It is not necessary to rebrand public health as “soft healing”
Mozaffarian & colleagues propose an interesting concept of “soft healing”, as opposed to “hard healing, which is what goes on in primary care (GP practices) & secondary care (NHS hospitals).
Whilst the authors refer to the limits of “hard power”, they do not mention the shortcomings of “soft power”. In the interests of balance, we think it is important to acknowledge that soft power, whilst admirable and indeed beneficial, does have limitations.
In principle, it is hard to disagree with the concept of soft-healing. However, when one reads the extensive list of examples of soft healing, one struggles to differentiate it from what most British readers would call “public health”. The uncontroversial list of health promotion measures like tobacco & alcohol control, good nutrition, physical exercise & seat belts. These are all fundamentals of public health medicine in our opinion. Many of these measures are already entrenched in UK public health policy, sometimes backed by legislation.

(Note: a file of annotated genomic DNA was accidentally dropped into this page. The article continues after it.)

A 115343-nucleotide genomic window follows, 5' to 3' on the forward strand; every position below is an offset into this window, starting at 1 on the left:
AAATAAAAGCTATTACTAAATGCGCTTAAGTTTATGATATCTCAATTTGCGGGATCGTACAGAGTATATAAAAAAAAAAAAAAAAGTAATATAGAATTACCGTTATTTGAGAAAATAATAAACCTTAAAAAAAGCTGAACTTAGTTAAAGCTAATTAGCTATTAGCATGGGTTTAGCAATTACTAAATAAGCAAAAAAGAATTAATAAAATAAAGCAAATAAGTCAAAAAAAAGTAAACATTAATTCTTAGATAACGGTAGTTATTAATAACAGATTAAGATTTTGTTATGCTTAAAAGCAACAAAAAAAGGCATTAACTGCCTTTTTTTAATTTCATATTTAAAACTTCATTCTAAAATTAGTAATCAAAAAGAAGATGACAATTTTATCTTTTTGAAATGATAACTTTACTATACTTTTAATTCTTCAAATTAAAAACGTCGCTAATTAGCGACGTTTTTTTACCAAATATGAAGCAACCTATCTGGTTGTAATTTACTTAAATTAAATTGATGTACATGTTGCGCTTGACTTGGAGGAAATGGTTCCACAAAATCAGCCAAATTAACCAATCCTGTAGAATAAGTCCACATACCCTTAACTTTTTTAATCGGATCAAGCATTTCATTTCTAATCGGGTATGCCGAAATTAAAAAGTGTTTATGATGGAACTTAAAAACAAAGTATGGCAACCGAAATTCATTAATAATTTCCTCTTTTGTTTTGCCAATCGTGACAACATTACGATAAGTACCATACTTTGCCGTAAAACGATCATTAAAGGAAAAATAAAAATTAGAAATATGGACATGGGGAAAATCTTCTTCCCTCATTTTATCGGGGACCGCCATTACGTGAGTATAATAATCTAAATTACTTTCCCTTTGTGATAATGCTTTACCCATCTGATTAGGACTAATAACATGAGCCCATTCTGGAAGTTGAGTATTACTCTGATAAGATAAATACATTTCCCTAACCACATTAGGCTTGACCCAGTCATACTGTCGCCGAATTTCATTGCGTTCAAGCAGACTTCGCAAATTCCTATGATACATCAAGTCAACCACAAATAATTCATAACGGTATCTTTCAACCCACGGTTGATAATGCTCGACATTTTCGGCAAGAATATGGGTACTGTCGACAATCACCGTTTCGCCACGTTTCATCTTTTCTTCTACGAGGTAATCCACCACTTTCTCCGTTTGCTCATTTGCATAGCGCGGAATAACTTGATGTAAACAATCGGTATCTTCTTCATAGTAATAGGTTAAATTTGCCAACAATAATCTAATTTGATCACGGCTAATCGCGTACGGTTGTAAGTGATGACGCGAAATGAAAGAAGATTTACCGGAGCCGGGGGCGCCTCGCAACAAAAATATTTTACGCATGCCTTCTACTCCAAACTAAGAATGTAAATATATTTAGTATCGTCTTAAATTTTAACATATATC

Thus, we agree with the so-called “soft healing” measures, individually & collectively, but we disagree that these common sense public health interventions need to be rebranded.
The only advantage rebranding would have is to create eye-catching headlines. A disadvantage of rebranding is that it would be a distraction from the nitty gritty of developing & implementing the kind of sensible public health measures the authors have cited. In this era of limited and sometimes declining resources, that is a distraction we can ill afford.
 Learning from soft power. Mozaffarian D, Blashek J A, Stavridis J. BMJ 2015;351:h4645
Competing interests: We work for Public Health England but we write in private capacities. The views expressed are our own and not those of our employer(s).